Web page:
Fernandez v. Phoenix, City of et al

Filing 62

ORDER denying 46 Chrisman's Motion to Stay. Signed by Judge Frederick J Martone on 5/25/2012.(KAR)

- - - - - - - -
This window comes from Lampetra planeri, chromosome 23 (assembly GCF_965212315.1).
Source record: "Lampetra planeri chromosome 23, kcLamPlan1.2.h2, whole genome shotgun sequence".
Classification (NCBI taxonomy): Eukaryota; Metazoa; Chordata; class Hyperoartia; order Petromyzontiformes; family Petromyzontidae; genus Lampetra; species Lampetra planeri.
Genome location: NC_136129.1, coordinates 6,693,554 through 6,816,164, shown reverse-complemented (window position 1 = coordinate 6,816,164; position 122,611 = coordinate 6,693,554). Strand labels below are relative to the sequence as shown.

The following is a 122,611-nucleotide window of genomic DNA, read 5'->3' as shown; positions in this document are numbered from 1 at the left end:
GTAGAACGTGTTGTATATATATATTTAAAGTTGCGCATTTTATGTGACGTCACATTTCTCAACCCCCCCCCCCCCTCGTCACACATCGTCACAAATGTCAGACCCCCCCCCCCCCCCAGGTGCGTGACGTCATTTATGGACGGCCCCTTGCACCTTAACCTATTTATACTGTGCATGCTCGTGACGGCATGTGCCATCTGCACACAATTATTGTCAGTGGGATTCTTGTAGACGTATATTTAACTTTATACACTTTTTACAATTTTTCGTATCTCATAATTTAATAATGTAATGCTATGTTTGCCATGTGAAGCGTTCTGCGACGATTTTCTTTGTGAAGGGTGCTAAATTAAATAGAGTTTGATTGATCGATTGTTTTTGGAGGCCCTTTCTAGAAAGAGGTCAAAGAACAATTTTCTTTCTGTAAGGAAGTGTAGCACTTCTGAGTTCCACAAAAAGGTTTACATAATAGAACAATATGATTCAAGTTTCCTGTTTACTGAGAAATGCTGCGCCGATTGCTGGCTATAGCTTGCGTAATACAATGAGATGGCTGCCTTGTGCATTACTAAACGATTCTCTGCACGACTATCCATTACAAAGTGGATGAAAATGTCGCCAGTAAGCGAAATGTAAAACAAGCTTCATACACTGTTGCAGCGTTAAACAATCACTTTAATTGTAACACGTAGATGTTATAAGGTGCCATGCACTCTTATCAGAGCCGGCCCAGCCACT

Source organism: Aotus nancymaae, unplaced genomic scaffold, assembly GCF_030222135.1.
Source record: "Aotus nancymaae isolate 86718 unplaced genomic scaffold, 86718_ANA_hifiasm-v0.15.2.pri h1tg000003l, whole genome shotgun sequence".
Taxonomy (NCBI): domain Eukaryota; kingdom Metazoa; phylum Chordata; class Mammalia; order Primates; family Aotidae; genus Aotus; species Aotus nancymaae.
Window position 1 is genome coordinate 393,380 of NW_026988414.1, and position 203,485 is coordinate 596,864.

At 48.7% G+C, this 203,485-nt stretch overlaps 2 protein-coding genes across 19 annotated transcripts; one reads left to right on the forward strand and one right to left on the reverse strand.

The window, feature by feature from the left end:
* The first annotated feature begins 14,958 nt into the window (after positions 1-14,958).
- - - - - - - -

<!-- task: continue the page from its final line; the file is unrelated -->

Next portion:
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1 WO 2 3 4 5 6 IN THE UNITED STATES DISTRICT COURT 7 FOR THE DISTRICT OF ARIZONA 8 9 10 11 12 13 14 15 16 17 Elvira Fernandez, individually and as Co-) Personal Representative of the Estate of) Daniel Frank Rodriguez; Frank Rodriquez,) individually and as Co-Personal) Representative of the Estate of Daniel) ) Frank Rodriguez, ) ) Plaintiffs, ) ) vs. ) ) City of Phoenix; Richard Allen Chrisman,) ) ) Defendants. ) ) CV 11-02001-PHX-FJM ORDER 18 We have before us Chrisman's motion to stay (doc. 46), plaintiffs' response (doc. 57), 19 and Chrisman's reply (doc. 59). 20 On October 5, 2010, Chrisman, then a Phoenix police officer, allegedly shot and killed 21 plaintiffs' son and his dog. Chrisman was charged the next day with second degree murder, 22 aggravated assault, and animal cruelty. The criminal case, which has been continued many 23 times and has been designated complex, is set for trial on August 8, 2012.1 Plaintiffs filed 24 this action on August 31, 2011. A Rule 16 Scheduling Order was issued on January 13, 2012 25 (doc. 13). The deadline for plaintiffs' expert disclosures has passed. Discovery will close 26 on September 14, 2012. A firm civil trial date is set for April 16, 2013. 27 28 1 According to the criminal docket, this appears to be the sixth trial setting. 1 There is no requirement that all civil proceedings must be stayed pending the outcome 2 of a related criminal case. Keating v. Office of Thrift Supervision, 45 F.3d 322, 324 (9th Cir. 3 1995). A criminal defendant "has no absolute right not to be forced to choose between 4 testifying in a civil matter and asserting his Fifth Amendment privilege." Id. at 326. Not 5 only may the civil and criminal actions proceed concurrently, but a trier of fact in the civil 6 action can draw adverse inferences if the Fifth Amendment is invoked. Id. The decision 7 whether to stay an action is made on a case-by-case basis. Id. In making this determination, 8 we consider the extent to which Fifth Amendment rights are implicated, and also generally 9 consider 13 (1) the interest of the plaintiffs in proceeding expeditiously with this litigation or any particular aspect of it, and the potential prejudice to plaintiffs of a delay; (2) the burden which any particular aspect of the proceedings may impose on defendants; (3) the convenience of the court in the management of its cases, and the efficient use of judicial resources; (4) the interests of persons not parties to the civil litigation; and (5) the interest of the public in the pending civil and criminal litigation. 14 Id. at 325. Defendant concedes that the interests of non-parties is not an issue here, but 15 argues that the remaining factors support staying this action. 10 11 12 16 Chrisman's Fifth Amendment rights might be implicated in the civil proceeding. Both 17 this action and the criminal charges Chrisman faces arise out of the circumstances of the 18 shooting. And plaintiffs have already noticed Chrisman's deposition. 19 Implication of Fifth Amendment rights is only one of the factors to consider. Id. at 20 326. In this case, plaintiffs have an interest in proceeding expeditiously. Their son died over 21 a year and a half ago. It is impossible to predict when Chrisman's criminal case will 22 conclude. It has already been pending eighteen months, and there is no guarantee that the 23 August 2012 trial date is firm. Indeed, Chrisman has repeatedly waived his Arizona speedy 24 trial rights under Rule 8, Ariz. R. Crim. P. and requested continuances of his trial date. See 25 Response, exs. B-F. His latest motion to continue the criminal trial was granted on March 26 14, 2012, only a few weeks before he filed the motion to stay. Response, ex. F. If Chrisman 27 is convicted and decides to appeal, his Fifth Amendment rights may be implicated for 28 significantly longer. See Arries v. Univ. OB/GYN, LLC, CV-10-08219-PCT-NVW, 2012 -2- 1 WL 896355, at *2 (D. Ariz. Mar. 16, 2012). Delay frustrates plaintiffs' chance to be made 2 whole in a reasonable period of time. An indefinite stay serves neither plaintiffs' nor this 3 court's interests. 4 Contrary to Chrisman's argument, this action is not in its infancy. A scheduling 5 conference was held four months ago. Discovery will close in less than four months. 6 Moreover, Chrisman has actively participated in this litigation. He participated in the 7 scheduling conference (doc. 12), served his initial disclosure statement (doc. 14), answered 8 the complaint (doc. 29), and filed a dispositive motion on the state law claims (doc. 33). On 9 balance, the circumstances of this case counsel against the issuance of a stay. In particular, 10 this action is in the heart of discovery and the timing of the criminal trial is uncertain, in part 11 due to Chrisman's repeated requests for continuances. 12 Although we appreciate the dilemma Chrisman faces as to whether to invoke his Fifth 13 Amendment rights, we note that the Rule 16 scheduling order offers him the flexibility to 14 avoid making this choice. By Chrisman's own design, his criminal trial is set for August 8, 15 2012. Discovery in this action will not close until September 14, 2012. Chrisman could 16 decide not to seek further continuances in his criminal case, go to trial in August, and 17 schedule his deposition after his trial and before discovery closes. We encourage the parties 18 to work together to reach an amenable solution, subject as always to the Rule 16 scheduling 19 order, which controls the pace of litigation. 20 However, if Chrisman chooses to further delay his criminal case, he will face the 21 possibility of electing to invoke his Fifth Amendment rights here and inviting an adverse 22 inference. That decision rests not with the court, but with Chrisman. 23 IT IS ORDERED DENYING Chrisman's motion to stay (doc. 46). 24 DATED this 25th day of May, 2012. 25 26 27 28 -3-